I am not writing to get into a debate with you about this but I will say, in order that what I'm saying be accurately understood that I did not limit myself to discussing the find command.  In my first message, I specifically discussed moving in other ways such as move by heading or by heading level.  I am not obsessed with the find command. 

 

Gene

On 6/21/2021 10:31 AM, Rosemarie Chavarria wrote:

Hi, Brian,

 

I'm in total agreement with you here. What if a person is on an unfamiliar page and he or she doesn't know what to look for? If I know what I'm looking for, then I'll use the find command but that doesn't always work. For instance, when I go to the Heart of the Nation site to hear the Catholic Mass online, I use the elements list with insert f-7 and hit S to find Sunday Mass. I don't know why this person is so obsessed with the find command. Like the old saying goes, there's more than one way to skin a cat. I won't say anything more.

 

Rosemarie

 

 

On 6/21/2021 8:15 AM, Brian Vogel wrote:

On Mon, Jun 21, 2021 at 10:58 AM, Gene wrote:

which adds support to my opinion that it is at times, perhaps more than realized, better to use find or to move by heading or other ways directly on the web page.

-
Gene, I really have no idea why it obsesses you so how any given individual user attempts to navigate a page.

Some people, and many of whom are likely to have been JAWS users, simply like the elements dialog which is as close as you get to the links dialog under JAWS.

Any page that has 4400-plus links is not going to be easily navigated, period.  Most web designers would never even begin to think of putting that many links on a single page.  This particular page was not designed either for beauty or efficiency, but is just a massive list of links arranged in very large chunks, alphabetically, depending on what the title of the movie happens to be.

You know how much I happen to like screen reader find and the use of the various quick navigation options, but others simply don't.  There is no right or wrong way here, simply the one that one prefers.  And if you're aware that you're going to have to wait for some seconds on pages with way, way, way more links than is typical for NVDA to build the elements list, and make that choice, there's nothing wrong with that choice.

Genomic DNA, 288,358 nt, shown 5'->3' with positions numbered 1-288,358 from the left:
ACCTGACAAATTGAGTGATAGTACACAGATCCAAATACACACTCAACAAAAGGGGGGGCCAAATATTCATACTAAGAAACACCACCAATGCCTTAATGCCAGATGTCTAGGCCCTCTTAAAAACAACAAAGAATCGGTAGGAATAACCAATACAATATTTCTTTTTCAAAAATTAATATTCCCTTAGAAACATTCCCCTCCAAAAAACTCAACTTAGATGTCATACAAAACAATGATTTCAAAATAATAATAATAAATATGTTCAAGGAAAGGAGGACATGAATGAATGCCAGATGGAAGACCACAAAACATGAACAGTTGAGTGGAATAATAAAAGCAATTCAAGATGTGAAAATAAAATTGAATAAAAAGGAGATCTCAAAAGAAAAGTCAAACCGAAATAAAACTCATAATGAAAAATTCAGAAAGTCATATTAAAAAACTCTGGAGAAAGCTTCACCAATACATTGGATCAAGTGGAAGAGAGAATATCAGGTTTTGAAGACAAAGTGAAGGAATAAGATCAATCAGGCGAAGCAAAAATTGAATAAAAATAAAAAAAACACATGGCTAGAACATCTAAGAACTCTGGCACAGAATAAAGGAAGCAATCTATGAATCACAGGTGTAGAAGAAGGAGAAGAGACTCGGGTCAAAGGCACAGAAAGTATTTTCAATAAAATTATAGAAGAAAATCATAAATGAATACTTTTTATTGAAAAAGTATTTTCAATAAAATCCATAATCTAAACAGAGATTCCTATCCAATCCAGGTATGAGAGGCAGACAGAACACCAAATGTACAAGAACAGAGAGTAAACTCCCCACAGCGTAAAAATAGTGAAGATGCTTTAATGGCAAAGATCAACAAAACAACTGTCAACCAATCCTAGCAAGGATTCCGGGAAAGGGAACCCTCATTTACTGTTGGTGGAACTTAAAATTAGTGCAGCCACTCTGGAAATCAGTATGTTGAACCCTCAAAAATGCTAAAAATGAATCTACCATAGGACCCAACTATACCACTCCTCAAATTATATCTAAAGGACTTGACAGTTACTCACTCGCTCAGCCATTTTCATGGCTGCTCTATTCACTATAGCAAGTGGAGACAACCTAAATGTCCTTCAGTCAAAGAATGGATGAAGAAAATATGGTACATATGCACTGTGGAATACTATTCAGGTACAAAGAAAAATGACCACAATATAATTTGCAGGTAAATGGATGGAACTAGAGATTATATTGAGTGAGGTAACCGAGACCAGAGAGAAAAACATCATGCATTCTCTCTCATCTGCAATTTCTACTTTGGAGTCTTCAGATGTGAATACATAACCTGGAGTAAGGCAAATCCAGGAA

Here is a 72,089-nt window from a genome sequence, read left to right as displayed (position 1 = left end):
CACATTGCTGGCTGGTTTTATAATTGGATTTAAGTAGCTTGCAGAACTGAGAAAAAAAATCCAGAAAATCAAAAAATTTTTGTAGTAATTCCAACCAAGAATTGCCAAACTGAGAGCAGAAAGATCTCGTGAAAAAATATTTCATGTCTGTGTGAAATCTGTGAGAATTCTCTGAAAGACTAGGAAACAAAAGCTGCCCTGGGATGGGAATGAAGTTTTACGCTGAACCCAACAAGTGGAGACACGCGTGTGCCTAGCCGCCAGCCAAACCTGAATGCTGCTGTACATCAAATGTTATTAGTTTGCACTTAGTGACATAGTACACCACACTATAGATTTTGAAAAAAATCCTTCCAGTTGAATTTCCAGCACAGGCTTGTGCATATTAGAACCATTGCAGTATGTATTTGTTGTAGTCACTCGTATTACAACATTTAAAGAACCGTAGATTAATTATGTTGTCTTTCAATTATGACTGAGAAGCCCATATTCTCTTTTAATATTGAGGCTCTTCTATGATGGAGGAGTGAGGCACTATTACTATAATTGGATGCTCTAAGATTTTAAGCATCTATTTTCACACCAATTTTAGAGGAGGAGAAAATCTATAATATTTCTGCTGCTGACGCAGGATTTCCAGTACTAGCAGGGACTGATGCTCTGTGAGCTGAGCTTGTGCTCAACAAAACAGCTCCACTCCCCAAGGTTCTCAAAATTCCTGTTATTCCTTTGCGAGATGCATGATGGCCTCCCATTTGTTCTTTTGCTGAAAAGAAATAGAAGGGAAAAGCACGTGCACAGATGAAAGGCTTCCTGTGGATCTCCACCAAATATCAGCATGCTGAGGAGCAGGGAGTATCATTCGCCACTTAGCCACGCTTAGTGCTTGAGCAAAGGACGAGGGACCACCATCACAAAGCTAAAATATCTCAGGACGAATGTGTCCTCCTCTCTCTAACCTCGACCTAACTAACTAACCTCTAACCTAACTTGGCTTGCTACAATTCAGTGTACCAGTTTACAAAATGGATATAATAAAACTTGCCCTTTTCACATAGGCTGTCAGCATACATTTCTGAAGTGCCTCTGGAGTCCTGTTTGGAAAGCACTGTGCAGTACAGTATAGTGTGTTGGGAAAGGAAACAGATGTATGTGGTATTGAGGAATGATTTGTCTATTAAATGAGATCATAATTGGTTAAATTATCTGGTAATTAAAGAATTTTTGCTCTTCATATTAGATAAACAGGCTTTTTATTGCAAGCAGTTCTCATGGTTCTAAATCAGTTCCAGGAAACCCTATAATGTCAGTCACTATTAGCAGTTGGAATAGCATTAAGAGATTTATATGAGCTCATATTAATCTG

--

Brian - Windows 10, 64-Bit, Version 21H1, Build 19043  

I do not understand why some seek to separate a person from their actions.  The self is composed of an individual’s thoughts, actions, and expression, which are contained in and actuated by the body.  What you do and say is the clearest indicator of who you are.

      ~ Brian Vogel

 


Sarah k Alawami
 

Actually I believe it does and se’ve surmised it does even on more powerful machines for what ever reason, maybe it’s trying to build a DB of the page, I dunno.

 

From: nvda@nvda.groups.io <nvda@nvda.groups.io> On Behalf Of Gene
Sent: Monday, June 21, 2021 8:28 AM
To: nvda@nvda.groups.io
Subject: Re: [nvda] Question about using the elements list on a page with a large quantity of information

 

It doesn’t obsess me.  You are running a powerful computer and it took a long time.  I’m raising the question of whether people running far less powerful machines have delays when opening the dialog. 

 

Gene

-----Original Message-----

Sent: Monday, June 21, 2021 10:15 AM

Subject: Re: [nvda] Question about using the elements list on a page with a large quantity of information

 

On Mon, Jun 21, 2021 at 10:58 AM, Gene wrote:

which adds support to my opinion that it is at times, perhaps more than realized, better to use find or to move by heading or other ways directly on the web page.

-
Gene, I really have no idea why it obsesses you so how any given individual user attempts to navigate a page.

Some people, and many of whom are likely to have been JAWS users, simply like the elements dialog which is as close as you get to the links dialog under JAWS.